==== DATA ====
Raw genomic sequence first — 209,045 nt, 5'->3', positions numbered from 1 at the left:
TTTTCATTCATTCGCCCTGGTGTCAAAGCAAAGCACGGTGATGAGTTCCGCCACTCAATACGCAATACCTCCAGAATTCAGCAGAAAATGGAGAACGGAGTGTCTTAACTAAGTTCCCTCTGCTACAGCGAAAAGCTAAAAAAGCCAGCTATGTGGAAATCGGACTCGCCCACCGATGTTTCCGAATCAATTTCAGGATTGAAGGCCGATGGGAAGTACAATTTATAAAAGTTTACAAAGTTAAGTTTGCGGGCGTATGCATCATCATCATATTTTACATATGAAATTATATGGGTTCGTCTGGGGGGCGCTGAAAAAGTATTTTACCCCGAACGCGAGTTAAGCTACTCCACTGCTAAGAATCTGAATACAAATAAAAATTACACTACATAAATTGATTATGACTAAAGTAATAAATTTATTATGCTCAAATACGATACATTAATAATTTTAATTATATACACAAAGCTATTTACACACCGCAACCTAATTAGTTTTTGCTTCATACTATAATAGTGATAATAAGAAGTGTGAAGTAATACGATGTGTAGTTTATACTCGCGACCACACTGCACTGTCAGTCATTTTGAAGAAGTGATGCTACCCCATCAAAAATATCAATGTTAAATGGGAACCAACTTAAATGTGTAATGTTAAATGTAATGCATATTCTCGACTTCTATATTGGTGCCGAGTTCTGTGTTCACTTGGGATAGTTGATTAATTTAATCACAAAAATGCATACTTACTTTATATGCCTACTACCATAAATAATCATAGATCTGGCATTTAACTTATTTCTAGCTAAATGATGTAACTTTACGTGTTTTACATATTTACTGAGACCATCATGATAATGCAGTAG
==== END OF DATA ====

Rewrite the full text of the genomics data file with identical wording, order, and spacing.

Raw genomic sequence first — 209,045 nt, 5'->3', positions numbered from 1 at the left:
TTTTCATTCATTCGCCCTGGTGTCAAAGCAAAGCACGGTGATGAGTTCCGCCACTCAATACGCAATACCTCCAGAATTCAGCAGAAAATGGAGAACGGAGTGTCTTAACTAAGTTCCCTCTGCTACAGCGAAAAGCTAAAAAAGCCAGCTATGTGGAAATCGGACTCGCCCACCGATGTTTCCGAATCAATTTCAGGATTGAAGGCCGATGGGAAGTACAATTTATAAAAGTTTACAAAGTTAAGTTTGCGGGCGTATGCATCATCATCATATTTTACATATGAAATTATATGGGTTCGTCTGGGGGGCGCTGAAAAAGTATTTTACCCCGAACGCGAGTTAAGCTACTCCACTGCTAAGAATCTGAATACAAATAAAAATTACACTACATAAATTGATTATGACTAAAGTAATAAATTTATTATGCTCAAATACGATACATTAATAATTTTAATTATATACACAAAGCTATTTACACACCGCAACCTAATTAGTTTTTGCTTCATACTATAATAGTGATAATAAGAAGTGTGAAGTAATACGATGTGTAGTTTATACTCGCGACCACACTGCACTGTCAGTCATTTTGAAGAAGTGATGCTACCCCATCAAAAATATCAATGTTAAATGGGAACCAACTTAAATGTGTAATGTTAAATGTAATGCATATTCTCGACTTCTATATTGGTGCCGAGTTCTGTGTTCACTTGGGATAGTTGATTAATTTAATCACAAAAATGCATACTTACTTTATATGCCTACTACCATAAATAATCATAGATCTGGCATTTAACTTATTTCTAGCTAAATGATGTAACTTTACGTGTTTTACATATTTACTGAGACCATCATGATAATGCAGTAG